Gonorrhea is a sexually transmitted infection (STI) of epithelium and commonly manifests as cervicitis, urethritis, proctitis, and conjunctivitis. If untreated, infections at these sites can lead to local complications such as endometritis, salpingitis, tuboovarian abscess, bartholinitis, peritonitis, and perihepatitis in female patients; periurethritis and epididymitis in male patients; and ophthalmia neonatorum in newborns. Disseminated gonococcemia is an uncommon event whose manifestations include skin lesions, tenosynovitis, arthritis, and (in rare cases) endocarditis or meningitis.
Neisseria gonorrhoeae is a gram-negative, nonmotile, non-spore-forming organism that grows singly and in pairs (i.e., as monococci and diplococci, respectively). Exclusively a human pathogen, the gonococcus contains, on average, three genome copies per coccal unit; this polyploidy permits a high level of antigenic variation and the survival of the organism in its host. Gonococci, like all other Neisseria species, are oxidase positive. They are distinguished from other neisseriae by their ability to grow on selective media and to use glucose but not maltose, sucrose, or lactose.
The incidence of gonorrhea had been declining steadily in the United States, but in 2016 there were ~450,000 newly reported cases—up 46% since 2011. With 80 million cases estimated by the World Health Organization to have occurred globally in 2014, gonorrhea remains a major public health problem worldwide, is a significant cause of morbidity in developing countries, and may play a role in enhancing transmission of HIV.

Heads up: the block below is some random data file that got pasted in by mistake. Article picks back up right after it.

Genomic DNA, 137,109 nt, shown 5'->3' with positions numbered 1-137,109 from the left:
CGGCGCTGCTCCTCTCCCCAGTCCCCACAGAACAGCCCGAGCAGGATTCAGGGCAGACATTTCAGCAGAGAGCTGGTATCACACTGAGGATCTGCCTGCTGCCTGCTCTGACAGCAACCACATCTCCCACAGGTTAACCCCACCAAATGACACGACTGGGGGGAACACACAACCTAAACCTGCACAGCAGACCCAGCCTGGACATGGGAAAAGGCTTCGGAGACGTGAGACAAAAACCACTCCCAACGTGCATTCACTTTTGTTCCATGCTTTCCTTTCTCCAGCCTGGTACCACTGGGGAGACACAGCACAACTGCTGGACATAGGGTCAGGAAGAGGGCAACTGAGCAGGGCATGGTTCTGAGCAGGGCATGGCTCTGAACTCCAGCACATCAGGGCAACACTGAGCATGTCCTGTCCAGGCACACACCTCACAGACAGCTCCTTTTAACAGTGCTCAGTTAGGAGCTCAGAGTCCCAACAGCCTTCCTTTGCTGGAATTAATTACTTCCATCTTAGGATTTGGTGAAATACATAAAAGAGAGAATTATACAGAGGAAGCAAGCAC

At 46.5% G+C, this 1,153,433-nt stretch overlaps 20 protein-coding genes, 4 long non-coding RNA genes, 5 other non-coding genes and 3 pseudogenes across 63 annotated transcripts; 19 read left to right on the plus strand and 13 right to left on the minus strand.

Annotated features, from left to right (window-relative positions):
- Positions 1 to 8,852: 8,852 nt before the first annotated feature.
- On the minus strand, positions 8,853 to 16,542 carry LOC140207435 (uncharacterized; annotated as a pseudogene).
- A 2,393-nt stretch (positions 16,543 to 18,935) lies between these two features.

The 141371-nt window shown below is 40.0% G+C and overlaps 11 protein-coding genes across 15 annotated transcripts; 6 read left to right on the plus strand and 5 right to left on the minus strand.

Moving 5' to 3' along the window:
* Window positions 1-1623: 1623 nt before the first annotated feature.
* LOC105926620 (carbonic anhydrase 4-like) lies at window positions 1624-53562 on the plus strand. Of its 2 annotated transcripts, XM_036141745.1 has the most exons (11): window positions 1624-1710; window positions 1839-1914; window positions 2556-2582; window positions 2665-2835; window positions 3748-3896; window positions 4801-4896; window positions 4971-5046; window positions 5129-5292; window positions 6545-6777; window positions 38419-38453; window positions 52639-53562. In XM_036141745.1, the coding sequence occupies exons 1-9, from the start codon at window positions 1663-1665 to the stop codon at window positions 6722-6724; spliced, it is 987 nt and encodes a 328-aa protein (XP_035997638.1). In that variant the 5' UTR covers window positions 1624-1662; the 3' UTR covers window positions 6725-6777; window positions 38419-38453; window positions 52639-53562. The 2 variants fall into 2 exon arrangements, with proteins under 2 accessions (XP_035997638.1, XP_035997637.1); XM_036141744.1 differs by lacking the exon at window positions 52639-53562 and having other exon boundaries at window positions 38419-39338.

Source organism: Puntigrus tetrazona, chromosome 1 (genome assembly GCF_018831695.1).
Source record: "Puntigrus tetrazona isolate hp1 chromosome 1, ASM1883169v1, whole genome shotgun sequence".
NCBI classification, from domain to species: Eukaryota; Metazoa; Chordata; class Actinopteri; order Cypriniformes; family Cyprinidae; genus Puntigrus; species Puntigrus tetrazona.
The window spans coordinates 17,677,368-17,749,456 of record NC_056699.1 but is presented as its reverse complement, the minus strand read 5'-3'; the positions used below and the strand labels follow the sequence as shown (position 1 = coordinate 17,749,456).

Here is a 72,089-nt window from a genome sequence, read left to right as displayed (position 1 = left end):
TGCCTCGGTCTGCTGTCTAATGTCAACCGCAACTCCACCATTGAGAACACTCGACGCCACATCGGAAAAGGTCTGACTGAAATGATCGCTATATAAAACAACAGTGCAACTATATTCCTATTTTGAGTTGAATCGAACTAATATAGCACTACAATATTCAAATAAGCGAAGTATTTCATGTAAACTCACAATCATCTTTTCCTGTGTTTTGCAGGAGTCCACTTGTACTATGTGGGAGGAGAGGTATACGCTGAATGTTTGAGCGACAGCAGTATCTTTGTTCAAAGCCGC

Gonorrhea predominantly affects young, nonwhite, unmarried, less educated members of urban populations. The number of reported cases probably represents half of the true number of cases—a discrepancy resulting from under-reporting, self-treatment, and nonspecific treatment without a laboratory-proven diagnosis. The number of reported new cases of gonorrhea in the United States rose from ~250,000 in the early 1960s to a high of 1.01 million in 1978. The recorded incidence of gonorrhea in modern times peaked in 1975, with 468 reported new cases per 100,000 population in the United States. This peak was attributable to the interaction of several variables, including improved accuracy of diagnosis, changes in patterns of contraceptive use, and changes in sexual behavior. A decline in the overall incidence of gonorrhea in the United States over the past quarter-century may reflect increased condom use resulting from public health efforts to curtail HIV transmission. Nevertheless, in 2016, 146 new cases per 100,000 population were reported in this country, representing a 1-year increase of 19%; this figure is the highest among industrialized countries. Simultaneously, antibiotic resistance is increasing in the United States and other countries, prompting the U.S. Centers for Disease Control and Prevention (CDC) to name antibiotic-resistant N. gonorrhoeae as one of the three most urgent threats of its kind. At present, the attack rate in the United States is highest among 15- to 24-year-old women and 20- to 29-year-old men; more than 70% of all reported cases occur in these two groups. From the standpoint of ...